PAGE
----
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Dr. James Hamblin, a preventive medicine physician and a staff writer at The Atlantic, has written an essay that explores the concept of herd immunity, that is, the percentage of people needed to achieve immunity to prevent big spikes in a disease. For the current coronavirus, “some mathematicians believe that [the herd immunity level]’s much lower than initially imagined,” (that estimate was between 40 and 70 percent of the world’s population, per a Harvard University epidemiologist in February), Hamblin writes. The essay describes some models of SARS-CoV-2’s spread that make refined assumptions, such as a diminishing susceptibility of people who remain uninfected over time, and put herd immunity as low as 20 percent. But “the magic number that we’re describing as herd-immunity threshold very much depends on how individuals behave,” says an infectious diseases researcher at Georgetown University who is quoted in the piece. Hamblin concludes that “we have the wealth in this country [the U.S.] to care for people and set the herd-immunity threshold where we choose” (7/13/20).
Dr. Ali Nouri, a molecular biologist who is president of the Federation of American Scientists, shared on Twitter on 7/16/20 a downloadable sketch by illustrator Jessica Esch depicting the main points of a 6/1/20 conversation between University of California, San Diego, atmospheric chemist Kimberly Prather and CBS News chief medical correspondent Jonathan LaPook. The two discuss how aerosols, small droplets that float in the air and persist for hours in under-ventilated indoor spaces, can transmit SARS-CoV-2. The sketch includes such public-health and science messages as: “it is so much safer outside”; “6 feet is not enough inside”; “if people don’t wear masks, we will have to stay in lockdown”; and “there is no scenario where you are 100% protected, aside from never being around people.” A second tweet in Nouri’s thread features a video of the conversation.
The New York Times continues to update its vaccine tracker, and it is now available in English and in Spanish. As of 7/3/20, this page reported that three vaccine candidates were in phase 3 (large-sample-size human studies of effectiveness). As of 7/16/20, that figure is now four (made by the British-Swedish company AstraZeneca and the University of Oxford — this vaccine candidate is in combined phase 2/phase 3; Chinese government-owned Sinopharm; private Chinese company Sinovac Biotech; and Murdoch Children’s Research Institute, in Australia. The one vaccine counted in the “approval” stage at the top of the page is described as having “limited approval” lower down the page. It’s CanSino Biologics’ vaccine candidate, which is in phase 2 (smaller-sample studies of effectiveness) but the military in China approved it on 6/25/20 “for a year as a ‘specially needed drug.’ By Jonathan Corum, Dense Grady, Sui-Lee Wee, and Carl Zimmer.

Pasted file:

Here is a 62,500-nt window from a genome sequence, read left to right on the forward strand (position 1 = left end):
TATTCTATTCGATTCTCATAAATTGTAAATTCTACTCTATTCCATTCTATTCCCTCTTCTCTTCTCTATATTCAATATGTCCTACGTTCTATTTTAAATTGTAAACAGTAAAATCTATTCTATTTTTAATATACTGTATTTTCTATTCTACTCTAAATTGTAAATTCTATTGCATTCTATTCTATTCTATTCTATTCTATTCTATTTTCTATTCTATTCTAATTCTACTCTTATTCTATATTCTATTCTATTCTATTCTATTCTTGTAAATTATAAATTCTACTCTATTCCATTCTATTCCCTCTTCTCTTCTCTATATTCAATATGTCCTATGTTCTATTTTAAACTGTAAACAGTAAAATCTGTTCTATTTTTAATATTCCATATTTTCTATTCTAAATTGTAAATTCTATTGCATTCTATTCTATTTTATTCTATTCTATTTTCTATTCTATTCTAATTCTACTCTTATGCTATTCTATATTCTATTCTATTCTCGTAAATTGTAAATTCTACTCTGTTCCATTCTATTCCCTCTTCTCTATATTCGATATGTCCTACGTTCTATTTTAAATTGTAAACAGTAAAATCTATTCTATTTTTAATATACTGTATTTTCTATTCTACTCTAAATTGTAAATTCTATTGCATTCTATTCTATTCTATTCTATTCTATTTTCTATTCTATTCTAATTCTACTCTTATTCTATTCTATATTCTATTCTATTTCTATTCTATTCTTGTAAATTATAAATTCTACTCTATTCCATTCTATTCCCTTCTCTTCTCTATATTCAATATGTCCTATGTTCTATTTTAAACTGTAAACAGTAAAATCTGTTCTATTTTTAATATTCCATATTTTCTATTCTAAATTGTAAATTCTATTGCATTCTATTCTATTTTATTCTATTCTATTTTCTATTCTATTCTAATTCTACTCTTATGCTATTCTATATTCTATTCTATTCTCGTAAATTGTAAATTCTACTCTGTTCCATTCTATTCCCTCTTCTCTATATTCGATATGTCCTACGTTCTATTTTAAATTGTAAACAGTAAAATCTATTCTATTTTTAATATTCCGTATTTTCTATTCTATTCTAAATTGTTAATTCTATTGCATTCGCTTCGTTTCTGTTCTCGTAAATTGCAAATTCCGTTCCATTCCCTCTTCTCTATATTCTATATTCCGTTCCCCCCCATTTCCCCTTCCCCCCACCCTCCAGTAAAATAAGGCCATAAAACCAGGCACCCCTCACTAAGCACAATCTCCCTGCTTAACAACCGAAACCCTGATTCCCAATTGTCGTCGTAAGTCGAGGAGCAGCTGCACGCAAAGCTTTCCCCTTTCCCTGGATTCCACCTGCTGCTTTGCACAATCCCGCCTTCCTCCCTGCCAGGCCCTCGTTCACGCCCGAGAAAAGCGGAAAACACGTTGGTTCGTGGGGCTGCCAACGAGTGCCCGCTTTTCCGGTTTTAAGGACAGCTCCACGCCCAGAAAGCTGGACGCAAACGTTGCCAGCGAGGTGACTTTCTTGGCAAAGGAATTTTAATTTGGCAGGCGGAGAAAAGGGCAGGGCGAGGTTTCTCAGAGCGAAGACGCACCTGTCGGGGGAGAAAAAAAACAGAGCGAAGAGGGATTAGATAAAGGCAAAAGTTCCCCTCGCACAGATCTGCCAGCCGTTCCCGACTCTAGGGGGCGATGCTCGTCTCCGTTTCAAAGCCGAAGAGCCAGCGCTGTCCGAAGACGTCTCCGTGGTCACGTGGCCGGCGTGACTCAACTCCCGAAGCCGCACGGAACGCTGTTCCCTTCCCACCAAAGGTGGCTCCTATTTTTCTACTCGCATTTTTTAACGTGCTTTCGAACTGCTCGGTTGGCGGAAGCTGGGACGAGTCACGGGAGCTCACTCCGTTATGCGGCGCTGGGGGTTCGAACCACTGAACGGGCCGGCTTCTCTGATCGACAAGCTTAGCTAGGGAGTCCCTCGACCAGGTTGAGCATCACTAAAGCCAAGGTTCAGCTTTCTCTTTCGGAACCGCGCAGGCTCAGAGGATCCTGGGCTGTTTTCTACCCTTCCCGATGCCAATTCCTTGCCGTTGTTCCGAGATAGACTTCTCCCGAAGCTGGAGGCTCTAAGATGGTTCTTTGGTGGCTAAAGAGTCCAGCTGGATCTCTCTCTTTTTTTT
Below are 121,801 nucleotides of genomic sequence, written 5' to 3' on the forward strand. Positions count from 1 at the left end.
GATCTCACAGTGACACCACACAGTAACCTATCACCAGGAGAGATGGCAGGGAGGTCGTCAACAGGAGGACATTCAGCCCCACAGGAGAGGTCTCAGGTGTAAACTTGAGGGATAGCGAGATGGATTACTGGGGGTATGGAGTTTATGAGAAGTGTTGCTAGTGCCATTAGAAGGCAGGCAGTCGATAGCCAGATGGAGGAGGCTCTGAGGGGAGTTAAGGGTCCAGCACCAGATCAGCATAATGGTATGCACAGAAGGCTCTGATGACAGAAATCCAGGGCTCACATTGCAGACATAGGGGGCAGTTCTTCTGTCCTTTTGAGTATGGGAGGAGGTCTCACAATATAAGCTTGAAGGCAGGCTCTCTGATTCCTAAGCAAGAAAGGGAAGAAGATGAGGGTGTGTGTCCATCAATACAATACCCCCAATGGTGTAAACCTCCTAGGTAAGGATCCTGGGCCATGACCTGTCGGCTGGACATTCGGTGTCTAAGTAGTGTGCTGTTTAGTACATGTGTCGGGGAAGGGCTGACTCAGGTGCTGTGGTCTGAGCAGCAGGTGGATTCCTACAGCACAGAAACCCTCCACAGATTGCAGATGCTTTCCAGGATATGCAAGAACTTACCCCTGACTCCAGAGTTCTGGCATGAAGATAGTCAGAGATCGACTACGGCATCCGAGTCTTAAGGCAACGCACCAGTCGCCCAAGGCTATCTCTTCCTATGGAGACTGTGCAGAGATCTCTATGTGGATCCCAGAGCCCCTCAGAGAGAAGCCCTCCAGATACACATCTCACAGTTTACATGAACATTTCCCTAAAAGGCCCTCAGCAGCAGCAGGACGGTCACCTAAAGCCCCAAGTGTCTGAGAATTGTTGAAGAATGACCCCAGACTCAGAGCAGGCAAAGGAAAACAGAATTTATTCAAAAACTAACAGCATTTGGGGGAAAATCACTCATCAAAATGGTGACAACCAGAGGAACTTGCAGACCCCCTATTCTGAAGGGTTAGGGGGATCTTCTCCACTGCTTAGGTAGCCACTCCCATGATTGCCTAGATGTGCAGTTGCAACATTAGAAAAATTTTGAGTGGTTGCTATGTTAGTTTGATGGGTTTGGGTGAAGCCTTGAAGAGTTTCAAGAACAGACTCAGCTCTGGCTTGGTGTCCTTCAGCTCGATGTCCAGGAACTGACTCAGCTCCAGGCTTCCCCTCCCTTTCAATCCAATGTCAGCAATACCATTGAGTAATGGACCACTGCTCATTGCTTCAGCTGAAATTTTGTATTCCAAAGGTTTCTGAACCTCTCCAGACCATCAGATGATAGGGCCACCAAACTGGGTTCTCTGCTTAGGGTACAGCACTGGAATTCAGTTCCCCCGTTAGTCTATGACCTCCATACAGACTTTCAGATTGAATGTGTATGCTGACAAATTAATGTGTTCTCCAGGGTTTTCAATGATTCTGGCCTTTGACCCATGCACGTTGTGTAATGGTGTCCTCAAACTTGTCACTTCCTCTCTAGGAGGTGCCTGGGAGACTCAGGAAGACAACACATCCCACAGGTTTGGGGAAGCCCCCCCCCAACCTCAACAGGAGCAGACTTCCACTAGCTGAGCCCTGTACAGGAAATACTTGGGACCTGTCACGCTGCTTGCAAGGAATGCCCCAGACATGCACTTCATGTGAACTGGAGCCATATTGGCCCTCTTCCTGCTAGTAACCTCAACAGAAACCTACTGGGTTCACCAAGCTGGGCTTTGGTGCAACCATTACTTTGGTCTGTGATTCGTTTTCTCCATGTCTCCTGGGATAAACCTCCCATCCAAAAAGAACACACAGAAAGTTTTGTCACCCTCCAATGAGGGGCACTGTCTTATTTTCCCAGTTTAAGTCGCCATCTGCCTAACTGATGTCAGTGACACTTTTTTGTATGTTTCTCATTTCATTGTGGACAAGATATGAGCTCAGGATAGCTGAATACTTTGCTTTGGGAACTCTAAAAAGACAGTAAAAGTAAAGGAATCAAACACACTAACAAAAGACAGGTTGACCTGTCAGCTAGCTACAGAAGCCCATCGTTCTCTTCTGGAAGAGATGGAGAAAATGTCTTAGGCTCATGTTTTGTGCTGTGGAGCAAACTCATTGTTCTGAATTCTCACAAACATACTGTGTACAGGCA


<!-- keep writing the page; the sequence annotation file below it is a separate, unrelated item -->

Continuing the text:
The New York Times also now has a coronavirus treatment tracker, in English and in Spanish, which appears to be updated frequently. The five treatments for which it ranks evidence as strong include: remdesivir, dexamethasone, prone positioning, ventilators and other respiratory support devices, and enoxaparin and other anticoagulants. By Jonathan Corum, Katherine J. Wu, and Carl Zimmer.
The risk for outdoor airborne transmission of SARS-CoV-2 is lower than the risk for such transmission in crowded, under-ventilated indoor spaces, but the risk is not zero, reports Robert Roy Britt at Medium's Elemental (7/13/20). The story details some of the variables to consider for outdoor transmission. With any airborne transmission, the duration of the exposure matters. As a Scripps Institution of Oceanography atmospheric chemist is quoted as saying in the story, “It’s not about one inhalation. It’s about sitting there and breathing it over time.” The piece ends with anecdotes and quotes from two epidemiologists about the extent of their tolerance for airborne transmission outdoors.
Lawrence Wright at The New Yorker (7/13/20) has written an essay about his recent interviews and email exchanges with Gianna Pomata, a retired medical historian at Johns Hopkins University. The dialogue explores Pomata’s reflections on societal changes that might fall out from the current coronavirus pandemic, which are informed by her expertise on the plague and changes that followed the bubonic plague in 14th-century Europe. Here’s a preview: “What happens after the Black Death, it’s like a wind — fresh air coming in, the fresh air of common sense,” Pomata is quoted as saying in the piece. She predicts dramatic economic and cultural changes, but “not so much in medicine,” at one point in the essay. But the forecasts grow more complex as the essay develops.
You might enjoy this essay, “Welcome to Public School Airlines,” by Sarah Wheeler, for McSweeney’s (7/16/20).